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Gallery 2

Meg Stein

Dirty White Matter
Exhibition: September 18 – October 31

Download the exhibition brochure

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Meg Stein, Success under this system is suspect, detail. Photo credit: Derrick Beasley

What does it mean to be white and female living in the United States? In what ways have these identifiers been used as weapons of violence and oppression, and how can we begin to shift the narrative we have been given and take control of our position of power? Durham-based artist Meg Stein explores the ways that white femininity feeds systems of supremacy. Through community engagement, performance, and sculpture she asks her viewers to begin the difficult process of dissecting what whiteness and white femininity actually mean. Stein uses humor, found materials, and biomorphic forms to create an approachable environment. Yet close engagement reveals the discomfort and distortion hiding beneath the surface of seemingly familiar and playful forms. The danger of white femininity lies in its fragile façade, negating the power that white women yield in order to impose violence on persons of color. By unpacking these ideas and re-presenting this narrative Stein casts the mythology of white femininity in a new light, where purity and innocence are revealed as a menacing force.

The process of dismantling an identity so strongly rooted in our cultural imagination is an aggressive undertaking. However, part of Stein’s brilliance is her recognition that this process holds the potential for healing and growth. This happens in a number of ways including public workshops, opportunities to share stories and the shared physical labor of creating elements that are used in the finished sculptural forms. For example, in Dirty White Matter, Stein invited participants to create the work in collaboration with her while listening to and talking about the experiences of black women. This performative aspect of the work emphasizes the very nature of the problem Stein seeks to address. This is not about a singular struggle, or an individual artist’s sense of self, but about a collective identity that must be redefined together.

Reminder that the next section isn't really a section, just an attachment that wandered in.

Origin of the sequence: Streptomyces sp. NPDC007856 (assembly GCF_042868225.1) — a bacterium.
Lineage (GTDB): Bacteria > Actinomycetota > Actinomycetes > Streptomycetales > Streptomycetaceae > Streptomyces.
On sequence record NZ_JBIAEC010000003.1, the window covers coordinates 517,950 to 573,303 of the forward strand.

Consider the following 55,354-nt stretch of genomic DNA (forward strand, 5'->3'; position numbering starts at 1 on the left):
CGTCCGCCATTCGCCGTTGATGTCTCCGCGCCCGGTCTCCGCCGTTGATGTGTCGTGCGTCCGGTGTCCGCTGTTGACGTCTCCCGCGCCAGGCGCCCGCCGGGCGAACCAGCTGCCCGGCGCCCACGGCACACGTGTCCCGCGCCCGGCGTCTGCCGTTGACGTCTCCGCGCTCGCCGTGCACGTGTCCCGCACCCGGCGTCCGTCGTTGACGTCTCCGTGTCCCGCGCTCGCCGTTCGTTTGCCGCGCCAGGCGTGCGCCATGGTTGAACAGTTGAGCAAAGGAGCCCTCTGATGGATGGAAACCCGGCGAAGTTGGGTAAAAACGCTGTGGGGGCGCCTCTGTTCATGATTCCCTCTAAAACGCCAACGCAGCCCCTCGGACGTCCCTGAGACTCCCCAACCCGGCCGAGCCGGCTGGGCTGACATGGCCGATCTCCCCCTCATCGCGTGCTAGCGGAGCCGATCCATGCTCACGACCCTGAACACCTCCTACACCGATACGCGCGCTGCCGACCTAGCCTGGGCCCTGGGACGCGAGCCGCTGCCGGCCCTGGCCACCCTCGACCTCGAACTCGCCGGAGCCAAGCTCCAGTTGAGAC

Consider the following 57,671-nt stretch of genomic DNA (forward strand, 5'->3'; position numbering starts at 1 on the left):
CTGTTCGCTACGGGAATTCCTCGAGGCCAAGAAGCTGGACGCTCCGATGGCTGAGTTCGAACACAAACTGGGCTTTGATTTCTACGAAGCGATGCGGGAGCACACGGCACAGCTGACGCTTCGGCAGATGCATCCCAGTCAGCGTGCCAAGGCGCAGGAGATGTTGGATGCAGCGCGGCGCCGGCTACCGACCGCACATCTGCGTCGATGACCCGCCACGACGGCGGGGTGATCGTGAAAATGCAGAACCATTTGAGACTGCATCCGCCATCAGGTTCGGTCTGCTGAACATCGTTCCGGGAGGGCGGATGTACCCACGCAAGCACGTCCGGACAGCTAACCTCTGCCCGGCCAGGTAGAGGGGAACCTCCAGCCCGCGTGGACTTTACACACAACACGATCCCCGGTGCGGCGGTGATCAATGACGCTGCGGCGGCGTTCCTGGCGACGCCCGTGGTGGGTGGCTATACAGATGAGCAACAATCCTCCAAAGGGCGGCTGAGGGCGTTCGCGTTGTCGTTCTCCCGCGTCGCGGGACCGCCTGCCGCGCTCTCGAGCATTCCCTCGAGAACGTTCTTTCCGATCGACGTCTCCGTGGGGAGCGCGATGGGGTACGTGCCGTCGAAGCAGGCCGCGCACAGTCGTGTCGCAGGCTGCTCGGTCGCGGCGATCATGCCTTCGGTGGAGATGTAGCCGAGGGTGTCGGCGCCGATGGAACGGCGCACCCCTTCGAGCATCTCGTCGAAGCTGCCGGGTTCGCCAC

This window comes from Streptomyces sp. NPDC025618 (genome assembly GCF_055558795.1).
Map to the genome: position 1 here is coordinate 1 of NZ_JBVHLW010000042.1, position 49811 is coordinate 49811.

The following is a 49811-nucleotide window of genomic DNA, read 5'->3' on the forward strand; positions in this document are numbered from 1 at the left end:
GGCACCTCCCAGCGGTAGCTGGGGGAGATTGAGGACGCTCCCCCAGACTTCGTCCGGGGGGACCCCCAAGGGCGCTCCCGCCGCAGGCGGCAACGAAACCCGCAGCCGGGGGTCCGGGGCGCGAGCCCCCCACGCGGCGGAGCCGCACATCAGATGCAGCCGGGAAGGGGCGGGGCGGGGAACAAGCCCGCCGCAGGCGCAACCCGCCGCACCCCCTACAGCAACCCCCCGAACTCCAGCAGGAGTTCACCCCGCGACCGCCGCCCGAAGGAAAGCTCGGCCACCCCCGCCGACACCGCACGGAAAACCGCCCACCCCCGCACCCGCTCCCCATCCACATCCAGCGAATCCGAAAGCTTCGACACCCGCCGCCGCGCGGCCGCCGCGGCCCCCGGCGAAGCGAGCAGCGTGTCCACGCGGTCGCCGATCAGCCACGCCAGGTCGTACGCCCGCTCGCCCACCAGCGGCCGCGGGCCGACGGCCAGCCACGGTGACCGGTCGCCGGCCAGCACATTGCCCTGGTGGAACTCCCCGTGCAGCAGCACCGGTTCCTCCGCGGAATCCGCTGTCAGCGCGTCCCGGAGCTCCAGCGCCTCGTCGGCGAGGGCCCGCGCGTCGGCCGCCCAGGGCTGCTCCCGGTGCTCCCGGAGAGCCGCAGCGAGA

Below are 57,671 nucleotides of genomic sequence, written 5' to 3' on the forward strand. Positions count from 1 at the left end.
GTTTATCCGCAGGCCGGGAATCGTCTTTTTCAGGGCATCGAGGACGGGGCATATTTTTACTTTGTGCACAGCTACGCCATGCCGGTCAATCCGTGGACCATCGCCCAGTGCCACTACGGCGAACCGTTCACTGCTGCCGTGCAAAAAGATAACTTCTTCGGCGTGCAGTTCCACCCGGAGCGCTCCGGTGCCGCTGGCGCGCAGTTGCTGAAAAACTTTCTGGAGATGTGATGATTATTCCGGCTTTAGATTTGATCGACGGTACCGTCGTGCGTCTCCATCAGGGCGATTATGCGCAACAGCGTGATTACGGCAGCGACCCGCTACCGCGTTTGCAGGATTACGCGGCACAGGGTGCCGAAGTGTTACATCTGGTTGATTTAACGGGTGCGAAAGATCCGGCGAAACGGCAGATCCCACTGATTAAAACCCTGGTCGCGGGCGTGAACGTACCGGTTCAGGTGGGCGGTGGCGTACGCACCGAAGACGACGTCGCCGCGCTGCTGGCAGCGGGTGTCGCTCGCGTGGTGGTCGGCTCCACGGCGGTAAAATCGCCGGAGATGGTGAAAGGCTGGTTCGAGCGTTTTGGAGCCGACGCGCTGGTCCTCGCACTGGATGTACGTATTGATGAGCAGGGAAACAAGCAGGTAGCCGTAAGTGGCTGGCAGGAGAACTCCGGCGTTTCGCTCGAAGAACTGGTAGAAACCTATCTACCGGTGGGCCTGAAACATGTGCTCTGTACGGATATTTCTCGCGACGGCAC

ANNAH LEE // DIRECTOR OF ARTISTIC PROGRAMS

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Meg Stein, Dirty White Matter, made in collaboration with Dirty White Matter participants

Dirty White Matter uses art and community participation to critically discuss whiteness and femininity. During discussion events, performances, and collaborative art-making, the project engages these issues through symbolic materials, recorded interviews and group participation. Aiming to increase awareness, action and accountability, the project invites participants to discover how intersections of whiteness and femininity resonate in their life and the lives of others, with particular emphasis on harm. Everyone is welcome to participate.